Public legal education on the small screen

Public legal education on the small screen

Canadians watch a lot of online videos. In fact, we’re second only to the UK in online videos views with the average Canadian taking in an impressive 291 videos a month. According to StatsCan nearly 80 per cent of Canadians aged 18-64 watch videos online.

Education – including public legal education – is one of the many areas benefiting from the growing popularity of online video. Through websites such as Coursera and the Khan Academy, anyone with a broadband Internet connection can access high quality education material for free. (For a passionate discussion of the power of video-based education take a look at the Khan Academy TedTalk.) And although they’re taking a smaller-scale approach, public legal education organizations across Canada are also making excellent use of video to deliver their services.

“When developing our family law website we decided to include a video option for several reasons. The literacy rates in New Brunswick are extremely low. Being a rural province, facilitating access to information is always a challenge,” says Deborah Doherty, Executive Director of Public Legal Education and Information Service of New Brunswick (PLEIS-NB). PLEIS-NB sees videos “as one way to help address the needs of individuals who are auditory/visual learners whether because of low literacy in English or French, or by preference.”

In addition to their short family law-oriented videos, PLEIS-NB has also produced a number of longer videos hosted on Vimeo, which “educate and inform various segments of the population about particular law information topics,” including “youth in conflict with the law, youth victims of crime, abused women, and individuals who volunteer or sit on the board of charitable organizations.”

The Centre for Public Legal Education Alberta has also created videos for a range of audiences; their recent The Case of the Vacation Vegetables is aimed at kids, while other videos cover topics ranging from the Youth Criminal Justice Act to tips for landlords and tenants.

Both PLEIS-NB and CPLEA emphasize that videos are part of an integrated education effort, with additional print and in-person presentation materials playing an important role in providing context for the video-based information. Doherty says that PLEIS-NB knows its target audience, and works with other agencies and organizations to put strategies in place to reach these audiences. For example, the videos are used to assist in a monthly workshops series for self-representing family law litigants, which are delivered pro bono by local lawyers in many (often rural) locations.

Likewise, the CPLEA says that their videos are usually “paired with a print (or PDF) resource,” and are often incorporated into presentations, with positive results. “When the landlord/tenant videos have been shown at presentations, there is a good response,” with “some intermediaries ask[ing] if they can show their clients the videos.”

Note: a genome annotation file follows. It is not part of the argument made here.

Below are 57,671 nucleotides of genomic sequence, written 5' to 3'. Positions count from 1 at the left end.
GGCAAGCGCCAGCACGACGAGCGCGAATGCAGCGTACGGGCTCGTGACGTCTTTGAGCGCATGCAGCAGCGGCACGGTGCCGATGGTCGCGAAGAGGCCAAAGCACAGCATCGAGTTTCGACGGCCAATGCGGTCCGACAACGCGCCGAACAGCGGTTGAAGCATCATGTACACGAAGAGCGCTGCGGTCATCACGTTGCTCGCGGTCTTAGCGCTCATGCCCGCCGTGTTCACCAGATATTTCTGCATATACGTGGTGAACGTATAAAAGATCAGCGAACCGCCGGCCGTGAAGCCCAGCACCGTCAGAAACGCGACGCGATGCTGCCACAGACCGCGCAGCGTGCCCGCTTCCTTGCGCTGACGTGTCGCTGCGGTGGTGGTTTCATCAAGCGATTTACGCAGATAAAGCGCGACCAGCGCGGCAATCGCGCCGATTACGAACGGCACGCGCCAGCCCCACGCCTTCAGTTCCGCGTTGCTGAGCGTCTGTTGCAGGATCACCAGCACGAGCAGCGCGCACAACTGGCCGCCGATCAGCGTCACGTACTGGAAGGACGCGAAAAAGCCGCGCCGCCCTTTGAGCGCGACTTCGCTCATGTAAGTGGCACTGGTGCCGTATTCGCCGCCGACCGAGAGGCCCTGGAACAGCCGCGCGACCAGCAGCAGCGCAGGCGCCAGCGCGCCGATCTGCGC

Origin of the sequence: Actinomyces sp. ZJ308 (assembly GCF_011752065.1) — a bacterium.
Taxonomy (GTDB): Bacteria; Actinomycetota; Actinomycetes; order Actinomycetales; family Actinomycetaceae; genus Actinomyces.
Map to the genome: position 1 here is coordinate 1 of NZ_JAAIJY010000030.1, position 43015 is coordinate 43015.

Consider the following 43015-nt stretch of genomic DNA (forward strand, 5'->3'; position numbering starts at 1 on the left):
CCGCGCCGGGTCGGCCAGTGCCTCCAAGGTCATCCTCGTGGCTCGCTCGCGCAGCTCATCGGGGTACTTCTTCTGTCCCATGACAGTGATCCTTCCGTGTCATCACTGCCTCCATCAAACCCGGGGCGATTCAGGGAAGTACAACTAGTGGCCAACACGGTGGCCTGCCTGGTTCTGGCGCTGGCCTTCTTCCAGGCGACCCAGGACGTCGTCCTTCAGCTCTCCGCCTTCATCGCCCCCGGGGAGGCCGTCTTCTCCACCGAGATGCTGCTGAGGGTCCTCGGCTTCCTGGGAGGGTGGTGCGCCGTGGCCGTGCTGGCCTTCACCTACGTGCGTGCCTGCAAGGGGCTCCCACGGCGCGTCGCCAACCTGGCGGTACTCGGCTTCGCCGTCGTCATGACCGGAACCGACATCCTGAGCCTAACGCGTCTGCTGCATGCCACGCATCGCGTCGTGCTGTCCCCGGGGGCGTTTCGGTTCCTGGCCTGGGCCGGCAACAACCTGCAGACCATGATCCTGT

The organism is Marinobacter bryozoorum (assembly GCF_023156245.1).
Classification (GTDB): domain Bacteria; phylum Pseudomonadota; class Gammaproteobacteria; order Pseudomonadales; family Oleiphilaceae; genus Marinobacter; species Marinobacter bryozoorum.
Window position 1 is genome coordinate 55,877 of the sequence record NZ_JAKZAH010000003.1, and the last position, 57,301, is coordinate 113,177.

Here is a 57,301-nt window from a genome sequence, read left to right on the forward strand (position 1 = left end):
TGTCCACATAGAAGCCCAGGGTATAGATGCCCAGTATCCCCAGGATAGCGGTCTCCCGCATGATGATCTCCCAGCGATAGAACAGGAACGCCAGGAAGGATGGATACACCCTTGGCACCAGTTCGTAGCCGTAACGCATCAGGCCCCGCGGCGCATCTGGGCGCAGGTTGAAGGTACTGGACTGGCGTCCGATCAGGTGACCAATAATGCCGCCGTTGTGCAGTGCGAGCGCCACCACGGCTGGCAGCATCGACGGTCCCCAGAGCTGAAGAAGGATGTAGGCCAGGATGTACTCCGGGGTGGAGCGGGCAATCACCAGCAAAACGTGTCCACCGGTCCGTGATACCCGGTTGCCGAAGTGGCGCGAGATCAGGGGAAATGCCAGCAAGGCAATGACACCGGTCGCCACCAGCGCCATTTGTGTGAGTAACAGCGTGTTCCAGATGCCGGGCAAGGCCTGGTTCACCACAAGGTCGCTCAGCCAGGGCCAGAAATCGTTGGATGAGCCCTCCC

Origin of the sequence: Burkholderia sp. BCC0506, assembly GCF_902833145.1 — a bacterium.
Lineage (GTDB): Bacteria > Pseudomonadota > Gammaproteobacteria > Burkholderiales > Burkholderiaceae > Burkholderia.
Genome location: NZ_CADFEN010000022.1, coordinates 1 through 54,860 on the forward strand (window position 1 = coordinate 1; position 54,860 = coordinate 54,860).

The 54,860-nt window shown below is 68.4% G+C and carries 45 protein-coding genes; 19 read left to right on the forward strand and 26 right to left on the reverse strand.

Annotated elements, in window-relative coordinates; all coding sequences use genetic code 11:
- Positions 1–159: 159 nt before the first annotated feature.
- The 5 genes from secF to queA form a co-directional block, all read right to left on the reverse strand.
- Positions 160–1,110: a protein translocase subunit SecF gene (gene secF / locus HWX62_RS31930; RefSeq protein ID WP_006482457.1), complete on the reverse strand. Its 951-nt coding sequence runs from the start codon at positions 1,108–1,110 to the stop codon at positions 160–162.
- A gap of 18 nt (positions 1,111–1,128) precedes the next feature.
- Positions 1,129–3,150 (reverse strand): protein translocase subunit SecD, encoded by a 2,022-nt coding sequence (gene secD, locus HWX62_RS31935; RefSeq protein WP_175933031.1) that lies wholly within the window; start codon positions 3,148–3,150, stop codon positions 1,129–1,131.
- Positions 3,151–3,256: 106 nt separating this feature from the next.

The ease and low cost of sharing online videos is another benefit. As the CPLEA points out, “videos are embeddable and shareable on social networks and can help spread our message and increase awareness of our organization and mission.” The CPLEA hosts their videos on YouTube, which add another level of connectivity since the online platform “suggests related videos allow[ing] users to find [the CPLEA’s] material serendipitously.”

Of course, online video is not without its drawbacks, especially for many Canadians living in rural areas. In New Brunswick, Doherty says that Wifi connections are limited, and that during their monthly family law presentations, “the videos can be choppy because of bandwidth issues, but that is the reality of living in a rural community.”

Overall, both public legal education organizations have been very pleased with the results of their foray into online video. The CPLEA has even recently invested in Final Cut Pro in order to improve the quality of their finished products and plans to release more videos in the future. And although Doherty isn’t sure when PLEIS-NB will produce more videos, which can be quite resource intensive, the feedback from their current offerings has been positive.

“Court staff and members of the legal community have often told us that they refer clients to the Family Law or PLEIS-NB websites,” Doherty says. “Some specifically mention that they point out that there are videos available since this is one way to direct individuals to information without having to assess their reading levels.”

Does your organization use online videos for education purposes? Share your stories below.

Andi Argast

About Andi Argast

Freelance writer, part-time LAO Communications Advisor, full-time grad student (critical information studies). Interested in digital activism and community informatics. Opinionated in a good way.



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